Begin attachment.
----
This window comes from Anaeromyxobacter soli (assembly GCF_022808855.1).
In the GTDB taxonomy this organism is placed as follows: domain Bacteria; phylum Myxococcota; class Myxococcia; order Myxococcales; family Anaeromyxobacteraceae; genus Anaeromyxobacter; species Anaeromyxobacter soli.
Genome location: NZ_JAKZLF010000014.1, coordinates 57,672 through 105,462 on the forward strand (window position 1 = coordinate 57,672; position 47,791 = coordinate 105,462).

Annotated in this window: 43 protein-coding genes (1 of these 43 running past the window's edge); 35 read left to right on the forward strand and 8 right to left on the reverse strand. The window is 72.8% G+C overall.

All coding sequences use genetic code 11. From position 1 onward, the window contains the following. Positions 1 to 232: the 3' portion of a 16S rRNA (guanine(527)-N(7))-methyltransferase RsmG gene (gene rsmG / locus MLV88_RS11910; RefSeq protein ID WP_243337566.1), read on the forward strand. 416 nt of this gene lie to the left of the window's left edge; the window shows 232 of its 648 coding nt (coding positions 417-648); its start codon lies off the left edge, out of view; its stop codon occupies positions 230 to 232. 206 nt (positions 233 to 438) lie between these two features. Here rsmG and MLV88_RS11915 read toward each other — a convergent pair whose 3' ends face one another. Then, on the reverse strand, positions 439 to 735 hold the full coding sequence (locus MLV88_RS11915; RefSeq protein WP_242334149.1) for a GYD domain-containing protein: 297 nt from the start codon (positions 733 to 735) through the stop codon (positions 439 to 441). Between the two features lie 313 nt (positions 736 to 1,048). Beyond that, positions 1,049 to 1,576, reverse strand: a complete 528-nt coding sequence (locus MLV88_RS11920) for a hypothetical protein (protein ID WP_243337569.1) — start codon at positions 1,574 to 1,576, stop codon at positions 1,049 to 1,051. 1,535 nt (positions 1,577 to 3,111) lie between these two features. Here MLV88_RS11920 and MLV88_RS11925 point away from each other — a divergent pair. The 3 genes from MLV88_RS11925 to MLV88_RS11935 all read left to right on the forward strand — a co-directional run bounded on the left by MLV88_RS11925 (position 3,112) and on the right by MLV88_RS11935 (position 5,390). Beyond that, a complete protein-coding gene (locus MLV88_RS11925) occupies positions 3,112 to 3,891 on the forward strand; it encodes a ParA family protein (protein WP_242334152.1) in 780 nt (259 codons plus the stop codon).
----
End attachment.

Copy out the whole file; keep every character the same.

This window comes from Anaeromyxobacter soli (assembly GCF_022808855.1).
In the GTDB taxonomy this organism is placed as follows: domain Bacteria; phylum Myxococcota; class Myxococcia; order Myxococcales; family Anaeromyxobacteraceae; genus Anaeromyxobacter; species Anaeromyxobacter soli.
Genome location: NZ_JAKZLF010000014.1, coordinates 57,672 through 105,462 on the forward strand (window position 1 = coordinate 57,672; position 47,791 = coordinate 105,462).

Annotated in this window: 43 protein-coding genes (1 of these 43 running past the window's edge); 35 read left to right on the forward strand and 8 right to left on the reverse strand. The window is 72.8% G+C overall.

All coding sequences use genetic code 11. From position 1 onward, the window contains the following. Positions 1 to 232: the 3' portion of a 16S rRNA (guanine(527)-N(7))-methyltransferase RsmG gene (gene rsmG / locus MLV88_RS11910; RefSeq protein ID WP_243337566.1), read on the forward strand. 416 nt of this gene lie to the left of the window's left edge; the window shows 232 of its 648 coding nt (coding positions 417-648); its start codon lies off the left edge, out of view; its stop codon occupies positions 230 to 232. 206 nt (positions 233 to 438) lie between these two features. Here rsmG and MLV88_RS11915 read toward each other — a convergent pair whose 3' ends face one another. Then, on the reverse strand, positions 439 to 735 hold the full coding sequence (locus MLV88_RS11915; RefSeq protein WP_242334149.1) for a GYD domain-containing protein: 297 nt from the start codon (positions 733 to 735) through the stop codon (positions 439 to 441). Between the two features lie 313 nt (positions 736 to 1,048). Beyond that, positions 1,049 to 1,576, reverse strand: a complete 528-nt coding sequence (locus MLV88_RS11920) for a hypothetical protein (protein ID WP_243337569.1) — start codon at positions 1,574 to 1,576, stop codon at positions 1,049 to 1,051. 1,535 nt (positions 1,577 to 3,111) lie between these two features. Here MLV88_RS11920 and MLV88_RS11925 point away from each other — a divergent pair. The 3 genes from MLV88_RS11925 to MLV88_RS11935 all read left to right on the forward strand — a co-directional run bounded on the left by MLV88_RS11925 (position 3,112) and on the right by MLV88_RS11935 (position 5,390). Beyond that, a complete protein-coding gene (locus MLV88_RS11925) occupies positions 3,112 to 3,891 on the forward strand; it encodes a ParA family protein (protein WP_242334152.1) in 780 nt (259 codons plus the stop codon).